4. Himalayan Cat

Image Credit: No-longer-here, Pixabay

Created from crossing a Persian and Siamese, the Himalayan resembles a Persian in many ways but with a slender, athletic Siamese-type body hiding underneath their thick fur. They commonly have the striking blue eyes of a Siamese too, with a patient, easy-going, and calm temperament. These cats are devoted to their families and crave attention and affection. They are social animals that are generally fine with other pets but are known to be moody at times.

5. Persian Cat

blue shaded silver persian cat
Image Credit: Linn Currie, Shutterstock

The Persian is the breed that mostly comes to mind when one thinks of flat-faced cat breeds, and for good reason: They are one of the most popular domestic cat breeds in the U.S. These cats are the quintessential lap cat, with tons of affection to give and an easy-going, docile nature. They are quiet cats that are highly adaptable to indoor life and are regarded for their placid and calm temperament. While they are generally easy to care for, their thick coats will require daily brushing to keep them from matting.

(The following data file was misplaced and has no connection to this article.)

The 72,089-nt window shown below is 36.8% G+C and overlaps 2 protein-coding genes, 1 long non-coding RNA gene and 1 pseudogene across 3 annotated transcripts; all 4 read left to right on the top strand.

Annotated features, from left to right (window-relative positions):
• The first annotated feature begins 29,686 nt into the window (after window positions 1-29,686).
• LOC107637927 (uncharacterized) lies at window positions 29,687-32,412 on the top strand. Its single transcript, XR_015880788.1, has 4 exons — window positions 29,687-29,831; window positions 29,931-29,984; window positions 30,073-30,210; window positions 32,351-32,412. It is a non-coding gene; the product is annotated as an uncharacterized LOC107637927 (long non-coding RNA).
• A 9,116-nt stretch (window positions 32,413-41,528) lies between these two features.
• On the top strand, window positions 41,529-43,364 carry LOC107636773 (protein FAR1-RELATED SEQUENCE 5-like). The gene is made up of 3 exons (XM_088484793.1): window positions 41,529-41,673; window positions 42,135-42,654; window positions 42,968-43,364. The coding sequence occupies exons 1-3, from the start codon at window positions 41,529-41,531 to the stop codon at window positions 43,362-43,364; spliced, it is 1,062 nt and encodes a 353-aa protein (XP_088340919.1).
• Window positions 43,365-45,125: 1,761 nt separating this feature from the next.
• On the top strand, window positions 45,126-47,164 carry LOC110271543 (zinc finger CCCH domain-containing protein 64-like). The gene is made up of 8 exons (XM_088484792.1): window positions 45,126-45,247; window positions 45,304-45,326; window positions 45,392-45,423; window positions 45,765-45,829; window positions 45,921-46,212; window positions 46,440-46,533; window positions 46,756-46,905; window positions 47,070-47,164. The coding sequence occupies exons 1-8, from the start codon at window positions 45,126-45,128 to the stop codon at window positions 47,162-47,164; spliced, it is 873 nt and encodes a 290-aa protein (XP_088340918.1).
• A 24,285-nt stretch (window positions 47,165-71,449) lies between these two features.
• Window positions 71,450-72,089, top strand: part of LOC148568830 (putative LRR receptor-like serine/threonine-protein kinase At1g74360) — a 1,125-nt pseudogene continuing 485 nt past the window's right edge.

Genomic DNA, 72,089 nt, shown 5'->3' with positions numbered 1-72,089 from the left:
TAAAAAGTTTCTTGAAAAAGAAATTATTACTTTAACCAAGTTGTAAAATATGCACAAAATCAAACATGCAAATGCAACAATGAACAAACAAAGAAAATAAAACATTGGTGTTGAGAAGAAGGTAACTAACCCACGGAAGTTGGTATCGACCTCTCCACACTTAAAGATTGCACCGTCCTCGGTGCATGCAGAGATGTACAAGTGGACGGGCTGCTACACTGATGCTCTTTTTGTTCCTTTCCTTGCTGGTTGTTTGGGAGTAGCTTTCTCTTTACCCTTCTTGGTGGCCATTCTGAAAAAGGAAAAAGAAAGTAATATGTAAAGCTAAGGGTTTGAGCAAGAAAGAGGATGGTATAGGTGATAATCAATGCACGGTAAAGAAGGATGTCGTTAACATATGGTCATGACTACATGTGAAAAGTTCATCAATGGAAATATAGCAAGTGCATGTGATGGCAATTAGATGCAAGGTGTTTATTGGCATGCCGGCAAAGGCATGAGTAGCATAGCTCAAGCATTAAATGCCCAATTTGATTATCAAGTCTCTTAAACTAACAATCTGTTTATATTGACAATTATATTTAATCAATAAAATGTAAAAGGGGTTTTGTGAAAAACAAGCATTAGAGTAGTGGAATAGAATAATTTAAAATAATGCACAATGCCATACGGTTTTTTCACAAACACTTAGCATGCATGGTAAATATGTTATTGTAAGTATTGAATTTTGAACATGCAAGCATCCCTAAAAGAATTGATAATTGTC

6. Scottish Fold Cat

chocolated marble shorthair adult cat Scottish fold
Image Credit: OksanaSusoeva, Shutterstock

Most recognizable by their folded forward ears that are caused by a debilitating genetic mutation, the Scottish Fold is a medium-sized breed that can come in almost any coat color or combination. They are typically good-natured, flat-face cats that get on well with other cats, pets, and children.

There is a lot of controversy when it comes to this breed, due to the condition they develop called osteochondrodysplasia. This is the same genetic mutation that leads to their kinked ears, causing painful deformities of the joints. Some cats will be more severely affected as the condition progresses into arthritis and causes reduced mobility, joint pain, swelling, and inflammation. Intentional breeding of such cats with painful joint deformities that will impact the quality of their life is deemed unethical by many animal welfare organizations, while neither the Fédération Internationale Féline (FIF) nor the Governing Council of the Cat Fancy (GCCF) in the United Kingdom acknowledges Scottish Folds, in hope to reduce public demand for breeding these animals.

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Brachycephalic cat breeds unfortunately suffer from a large variety of health issues, from breathing, dental problems, eye issues, and more, and educating the public about the serious health implications that come with their popular facial characteristics is important in improving the welfare of these animals. Underneath a “cute” expression lies a very short snout, with narrow nostrils and a long soft palate, making it harder for these cats to breathe properly, alongside bulgy eyes and usually misaligned teeth. Responsible breeding has to prioritize animal welfare before looks and minimize these traits in order to reduce and stop further suffering of brachycephalic animals.

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Featured Image Credit: Studio95, Shutterstock